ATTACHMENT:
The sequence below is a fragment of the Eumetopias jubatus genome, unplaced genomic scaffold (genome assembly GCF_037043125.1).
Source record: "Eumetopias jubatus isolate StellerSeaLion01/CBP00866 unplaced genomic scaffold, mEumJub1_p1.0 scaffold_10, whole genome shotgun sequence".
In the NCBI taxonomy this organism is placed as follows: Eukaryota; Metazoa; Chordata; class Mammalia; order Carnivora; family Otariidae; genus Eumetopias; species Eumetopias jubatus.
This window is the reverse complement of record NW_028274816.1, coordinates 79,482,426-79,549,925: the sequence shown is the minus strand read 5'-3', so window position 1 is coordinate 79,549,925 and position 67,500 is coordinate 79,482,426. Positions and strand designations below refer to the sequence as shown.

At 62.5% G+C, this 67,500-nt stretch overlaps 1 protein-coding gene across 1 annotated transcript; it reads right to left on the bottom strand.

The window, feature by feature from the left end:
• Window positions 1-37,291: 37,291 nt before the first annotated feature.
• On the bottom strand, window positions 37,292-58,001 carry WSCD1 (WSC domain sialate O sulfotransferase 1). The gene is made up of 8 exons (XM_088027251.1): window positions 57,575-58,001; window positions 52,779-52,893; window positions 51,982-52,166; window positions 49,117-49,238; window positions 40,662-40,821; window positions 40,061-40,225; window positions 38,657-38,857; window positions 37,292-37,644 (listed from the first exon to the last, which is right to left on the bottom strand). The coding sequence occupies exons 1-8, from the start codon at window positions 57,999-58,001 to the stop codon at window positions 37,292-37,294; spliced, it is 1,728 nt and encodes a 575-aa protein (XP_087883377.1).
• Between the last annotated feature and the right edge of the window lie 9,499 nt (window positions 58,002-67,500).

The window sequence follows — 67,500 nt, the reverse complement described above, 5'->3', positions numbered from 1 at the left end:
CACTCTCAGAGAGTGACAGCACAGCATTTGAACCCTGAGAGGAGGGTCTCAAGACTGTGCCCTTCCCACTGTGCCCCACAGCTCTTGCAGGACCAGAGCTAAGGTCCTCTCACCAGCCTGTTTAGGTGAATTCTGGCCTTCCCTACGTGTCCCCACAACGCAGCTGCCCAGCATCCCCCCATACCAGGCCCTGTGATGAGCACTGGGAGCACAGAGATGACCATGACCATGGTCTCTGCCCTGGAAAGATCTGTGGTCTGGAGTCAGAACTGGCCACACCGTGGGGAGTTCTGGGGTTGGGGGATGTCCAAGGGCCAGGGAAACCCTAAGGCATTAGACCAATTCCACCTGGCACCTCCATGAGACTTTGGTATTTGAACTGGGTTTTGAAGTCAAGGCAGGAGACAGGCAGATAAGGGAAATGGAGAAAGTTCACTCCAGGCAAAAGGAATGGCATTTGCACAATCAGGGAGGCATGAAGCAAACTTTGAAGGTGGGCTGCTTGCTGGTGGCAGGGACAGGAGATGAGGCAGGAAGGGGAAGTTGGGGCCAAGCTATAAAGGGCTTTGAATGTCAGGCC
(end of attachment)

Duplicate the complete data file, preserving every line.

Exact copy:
The sequence below is a fragment of the Eumetopias jubatus genome, unplaced genomic scaffold (genome assembly GCF_037043125.1).
Source record: "Eumetopias jubatus isolate StellerSeaLion01/CBP00866 unplaced genomic scaffold, mEumJub1_p1.0 scaffold_10, whole genome shotgun sequence".
In the NCBI taxonomy this organism is placed as follows: Eukaryota; Metazoa; Chordata; class Mammalia; order Carnivora; family Otariidae; genus Eumetopias; species Eumetopias jubatus.
This window is the reverse complement of record NW_028274816.1, coordinates 79,482,426-79,549,925: the sequence shown is the minus strand read 5'-3', so window position 1 is coordinate 79,549,925 and position 67,500 is coordinate 79,482,426. Positions and strand designations below refer to the sequence as shown.

At 62.5% G+C, this 67,500-nt stretch overlaps 1 protein-coding gene across 1 annotated transcript; it reads right to left on the bottom strand.

The window, feature by feature from the left end:
• Window positions 1-37,291: 37,291 nt before the first annotated feature.
• On the bottom strand, window positions 37,292-58,001 carry WSCD1 (WSC domain sialate O sulfotransferase 1). The gene is made up of 8 exons (XM_088027251.1): window positions 57,575-58,001; window positions 52,779-52,893; window positions 51,982-52,166; window positions 49,117-49,238; window positions 40,662-40,821; window positions 40,061-40,225; window positions 38,657-38,857; window positions 37,292-37,644 (listed from the first exon to the last, which is right to left on the bottom strand). The coding sequence occupies exons 1-8, from the start codon at window positions 57,999-58,001 to the stop codon at window positions 37,292-37,294; spliced, it is 1,728 nt and encodes a 575-aa protein (XP_087883377.1).
• Between the last annotated feature and the right edge of the window lie 9,499 nt (window positions 58,002-67,500).

The window sequence follows — 67,500 nt, the reverse complement described above, 5'->3', positions numbered from 1 at the left end:
CACTCTCAGAGAGTGACAGCACAGCATTTGAACCCTGAGAGGAGGGTCTCAAGACTGTGCCCTTCCCACTGTGCCCCACAGCTCTTGCAGGACCAGAGCTAAGGTCCTCTCACCAGCCTGTTTAGGTGAATTCTGGCCTTCCCTACGTGTCCCCACAACGCAGCTGCCCAGCATCCCCCCATACCAGGCCCTGTGATGAGCACTGGGAGCACAGAGATGACCATGACCATGGTCTCTGCCCTGGAAAGATCTGTGGTCTGGAGTCAGAACTGGCCACACCGTGGGGAGTTCTGGGGTTGGGGGATGTCCAAGGGCCAGGGAAACCCTAAGGCATTAGACCAATTCCACCTGGCACCTCCATGAGACTTTGGTATTTGAACTGGGTTTTGAAGTCAAGGCAGGAGACAGGCAGATAAGGGAAATGGAGAAAGTTCACTCCAGGCAAAAGGAATGGCATTTGCACAATCAGGGAGGCATGAAGCAAACTTTGAAGGTGGGCTGCTTGCTGGTGGCAGGGACAGGAGATGAGGCAGGAAGGGGAAGTTGGGGCCAAGCTATAAAGGGCTTTGAATGTCAGGCC